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How Mental Imagery Helps Athletes Succeed

What is Mental Imagery?

Classically, mental imagery has been defined as:

  • The ability to form mental images of things or events
  • By repeatedly calling up images in your mind and rewiring the circuits of your mind toward a realization of those images. The remarkable feature of imagery work is that it can be accompanied by physiological changes.
  • Experience that resembles perceptual experience, but which occurs in the absence of the appropriate stimuli for the relevant perception.
  • Involves focusing your mind to visualize yourself in a certain situation and doing well in that situation.
  • A cognitive psychological skill in which the athlete uses all the senses to create a mental experience of an athletic performance

There’s nothing mystical about mental imagery. Simply put, it’s a visualization exercise that helps not only athletes but anyone who desires increased success and performance. There’s multiple ways to practice it and it can be done in short spurts or for a long duration.

How Mental Imagery Works

When an athlete imagines himself performing to perfection, he is physiologically creating neutral brain patterns that are similar to small tracks engraved in the brain cells. This enables the athlete to perform athletic tasks by mentally practicing those tasks first in his mind. Mental imagery is intended to train the athletes’ mind, thus teaching the muscles to perform exactly how he wants them to perform.

Practical Application of Mental Imagery

It’s true that we move closer to what we focus on. If an athlete imagines missing a shot, or how good the other team is, or even fears injury, it harms his game concentration and affects the outcome. It’s absolutely essential that athletes visualize success and victory.  Steven Balzac, a psychology professor and former nationally ranked fencer says, “If we imagine success, we prepare ourselves for success because that’s what’s in our heads.”

It’s important to remember that athletes use imagery in different ways. Their imagery may not involve just visual images, but sounds, smells or touch. It really depends on the person. Another important aspect of mental imagery is for the athlete to watch and study his sports heroes and imagine that he is making those same shots with precision. Does this mean the athlete will always perform at top level? No…we’re human and we all have bad days on occasion. But visualization and mental imagery increases the chance of increased and sustained success.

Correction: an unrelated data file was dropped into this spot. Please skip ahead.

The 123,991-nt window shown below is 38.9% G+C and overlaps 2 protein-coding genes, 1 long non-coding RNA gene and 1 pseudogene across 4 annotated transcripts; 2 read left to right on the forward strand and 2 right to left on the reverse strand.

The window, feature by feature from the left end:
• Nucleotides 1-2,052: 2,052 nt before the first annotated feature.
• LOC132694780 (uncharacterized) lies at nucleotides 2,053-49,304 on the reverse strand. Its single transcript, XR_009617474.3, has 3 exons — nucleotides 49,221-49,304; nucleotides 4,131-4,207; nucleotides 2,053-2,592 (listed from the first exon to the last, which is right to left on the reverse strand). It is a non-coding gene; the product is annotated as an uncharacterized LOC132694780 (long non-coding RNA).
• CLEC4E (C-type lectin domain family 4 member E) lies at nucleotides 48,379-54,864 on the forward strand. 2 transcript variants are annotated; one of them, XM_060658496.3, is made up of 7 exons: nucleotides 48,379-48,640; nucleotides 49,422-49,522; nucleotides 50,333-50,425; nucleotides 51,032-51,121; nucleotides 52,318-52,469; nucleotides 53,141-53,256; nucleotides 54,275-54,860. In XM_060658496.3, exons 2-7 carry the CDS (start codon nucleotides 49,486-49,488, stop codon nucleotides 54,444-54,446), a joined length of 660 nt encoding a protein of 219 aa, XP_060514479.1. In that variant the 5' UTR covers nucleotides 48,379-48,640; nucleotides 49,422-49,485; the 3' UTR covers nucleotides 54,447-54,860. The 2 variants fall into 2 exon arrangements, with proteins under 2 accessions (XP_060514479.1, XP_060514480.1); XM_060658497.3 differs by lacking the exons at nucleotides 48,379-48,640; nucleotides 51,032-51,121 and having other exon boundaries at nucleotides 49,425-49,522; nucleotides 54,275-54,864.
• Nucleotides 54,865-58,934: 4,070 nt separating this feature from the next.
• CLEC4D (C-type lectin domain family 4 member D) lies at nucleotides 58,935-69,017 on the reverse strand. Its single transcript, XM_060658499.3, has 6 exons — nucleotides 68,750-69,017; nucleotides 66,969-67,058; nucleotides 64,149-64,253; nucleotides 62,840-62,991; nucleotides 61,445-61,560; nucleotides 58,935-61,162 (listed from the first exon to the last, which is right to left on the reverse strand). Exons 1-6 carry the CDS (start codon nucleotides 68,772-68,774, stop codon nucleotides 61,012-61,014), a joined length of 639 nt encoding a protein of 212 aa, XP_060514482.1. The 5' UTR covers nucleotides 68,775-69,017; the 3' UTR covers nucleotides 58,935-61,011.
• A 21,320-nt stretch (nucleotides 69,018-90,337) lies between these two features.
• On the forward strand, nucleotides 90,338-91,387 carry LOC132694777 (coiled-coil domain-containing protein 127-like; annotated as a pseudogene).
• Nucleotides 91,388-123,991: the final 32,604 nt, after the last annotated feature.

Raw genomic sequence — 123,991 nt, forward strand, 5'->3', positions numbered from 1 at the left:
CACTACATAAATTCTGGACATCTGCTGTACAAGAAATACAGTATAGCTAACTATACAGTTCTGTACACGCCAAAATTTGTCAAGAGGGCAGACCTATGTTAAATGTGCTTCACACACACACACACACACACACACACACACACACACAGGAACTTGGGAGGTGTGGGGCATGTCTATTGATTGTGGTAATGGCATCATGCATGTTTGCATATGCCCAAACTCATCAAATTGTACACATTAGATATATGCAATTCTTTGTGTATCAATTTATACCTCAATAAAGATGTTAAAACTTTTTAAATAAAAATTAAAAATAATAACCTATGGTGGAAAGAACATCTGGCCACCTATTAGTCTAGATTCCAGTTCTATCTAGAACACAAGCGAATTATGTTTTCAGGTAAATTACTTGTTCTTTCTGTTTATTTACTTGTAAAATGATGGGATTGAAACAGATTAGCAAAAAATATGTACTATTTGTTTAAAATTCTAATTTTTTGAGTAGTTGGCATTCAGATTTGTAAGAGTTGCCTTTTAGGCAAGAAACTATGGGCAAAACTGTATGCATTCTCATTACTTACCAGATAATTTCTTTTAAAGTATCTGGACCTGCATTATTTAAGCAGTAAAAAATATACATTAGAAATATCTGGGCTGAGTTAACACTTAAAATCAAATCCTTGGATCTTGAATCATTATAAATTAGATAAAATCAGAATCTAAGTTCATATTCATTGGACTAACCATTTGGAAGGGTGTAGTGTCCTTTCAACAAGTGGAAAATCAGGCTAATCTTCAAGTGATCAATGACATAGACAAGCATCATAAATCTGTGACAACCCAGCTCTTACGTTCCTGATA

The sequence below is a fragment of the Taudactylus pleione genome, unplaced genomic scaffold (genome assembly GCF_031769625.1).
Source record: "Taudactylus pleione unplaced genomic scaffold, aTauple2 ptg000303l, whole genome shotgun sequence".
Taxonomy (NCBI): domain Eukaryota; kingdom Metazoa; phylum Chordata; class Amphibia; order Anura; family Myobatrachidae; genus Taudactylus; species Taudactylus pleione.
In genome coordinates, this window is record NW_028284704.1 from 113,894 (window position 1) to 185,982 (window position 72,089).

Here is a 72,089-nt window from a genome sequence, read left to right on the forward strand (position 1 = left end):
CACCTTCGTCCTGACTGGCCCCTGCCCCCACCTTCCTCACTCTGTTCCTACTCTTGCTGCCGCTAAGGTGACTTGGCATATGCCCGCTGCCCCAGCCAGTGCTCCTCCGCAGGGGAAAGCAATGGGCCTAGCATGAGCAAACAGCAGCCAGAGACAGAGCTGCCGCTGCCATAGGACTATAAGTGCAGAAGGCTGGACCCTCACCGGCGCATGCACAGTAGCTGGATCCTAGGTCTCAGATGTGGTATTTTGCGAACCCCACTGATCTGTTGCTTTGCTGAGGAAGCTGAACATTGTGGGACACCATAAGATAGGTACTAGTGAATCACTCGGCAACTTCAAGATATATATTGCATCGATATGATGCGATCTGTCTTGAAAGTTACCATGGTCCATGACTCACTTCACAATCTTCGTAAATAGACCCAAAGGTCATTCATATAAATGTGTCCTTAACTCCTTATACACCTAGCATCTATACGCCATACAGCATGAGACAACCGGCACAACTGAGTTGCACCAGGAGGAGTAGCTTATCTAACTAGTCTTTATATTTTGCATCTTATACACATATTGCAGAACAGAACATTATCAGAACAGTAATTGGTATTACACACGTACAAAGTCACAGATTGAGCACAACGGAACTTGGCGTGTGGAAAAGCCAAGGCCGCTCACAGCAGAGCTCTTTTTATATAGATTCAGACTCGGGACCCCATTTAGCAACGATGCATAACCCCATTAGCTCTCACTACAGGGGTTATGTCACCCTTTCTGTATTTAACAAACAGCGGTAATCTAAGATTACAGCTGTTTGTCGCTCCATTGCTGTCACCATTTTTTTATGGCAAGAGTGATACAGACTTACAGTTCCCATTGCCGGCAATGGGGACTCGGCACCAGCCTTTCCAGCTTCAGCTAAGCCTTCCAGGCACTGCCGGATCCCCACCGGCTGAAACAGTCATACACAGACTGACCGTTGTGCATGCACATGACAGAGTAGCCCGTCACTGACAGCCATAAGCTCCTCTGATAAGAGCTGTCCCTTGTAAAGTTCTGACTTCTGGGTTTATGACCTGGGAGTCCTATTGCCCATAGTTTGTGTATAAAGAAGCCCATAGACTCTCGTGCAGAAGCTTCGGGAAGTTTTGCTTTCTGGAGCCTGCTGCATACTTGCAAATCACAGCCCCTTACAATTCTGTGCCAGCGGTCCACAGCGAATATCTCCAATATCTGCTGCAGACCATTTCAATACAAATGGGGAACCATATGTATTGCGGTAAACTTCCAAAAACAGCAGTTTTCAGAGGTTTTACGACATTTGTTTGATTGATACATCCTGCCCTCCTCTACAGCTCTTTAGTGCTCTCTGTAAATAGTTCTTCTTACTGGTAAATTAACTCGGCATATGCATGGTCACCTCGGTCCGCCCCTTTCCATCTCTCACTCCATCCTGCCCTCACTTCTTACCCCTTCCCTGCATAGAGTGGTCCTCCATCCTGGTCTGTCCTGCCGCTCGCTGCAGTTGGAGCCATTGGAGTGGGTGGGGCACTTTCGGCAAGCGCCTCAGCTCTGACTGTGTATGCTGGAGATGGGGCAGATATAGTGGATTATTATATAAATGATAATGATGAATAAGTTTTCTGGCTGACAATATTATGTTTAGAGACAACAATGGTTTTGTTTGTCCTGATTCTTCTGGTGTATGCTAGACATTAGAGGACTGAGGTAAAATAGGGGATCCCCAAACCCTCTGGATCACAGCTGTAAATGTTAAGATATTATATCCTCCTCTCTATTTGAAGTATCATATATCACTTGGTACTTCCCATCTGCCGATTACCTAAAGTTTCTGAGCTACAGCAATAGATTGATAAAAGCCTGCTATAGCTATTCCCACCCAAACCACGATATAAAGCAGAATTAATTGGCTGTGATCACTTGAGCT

Results of Mental Imagery

Of course physical practice is always the best way for an athlete to improve his skill level and race to the top of his game. However, mental imagery is better than no practice at all and, incorporated with physical practice, is the best way to see optimal results.

Continuous studies are always being conducted to determine just how much mental imagery plays into the increased success of athletes. And, for the rest of us, imagining ourselves more successful is never a waste of time if we are also spending equal or more time physically developing our skill set. The time spent in mental imagery is beneficial not only to the athlete but to the business person, the student, the entrepreneur, and anyone else who desires to develop and increase their level of play.

The more mental imagery is studied; more effective techniques can be developed and adapted by athletes…and the rest of us.

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Image by jayhem

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9 Responses to How Mental Imagery Helps Athletes Succeed

  1. Tia Singh July 28, 2010 at 4:14 pm #

    I've actually read some reports where athletes who practiced mentally came out ahead of those who practiced just physically! Cos when they finally got down to it, they were so clear and focused, that bam. Go figure huh.

    The biggest challenge in doing this is consistency. I've tried to do it 21 days, 30 days, one day at a time and always get bored after a while. So my suggestion would be to switch it up with affirmations, subliminal recordings, vision boards etc and visualise when you're feeling good.

    Years ago my dad asked me to close my eyes and simulate driving a car – moving between the accelerator and clutch, over and over again – before he'd let me actually get in the car and learn. I said nah, forget it, that's too much work. LoL!

    Imagine being taught this powerful tool at an early age and realising its power then.. nice. @TiaSparkles

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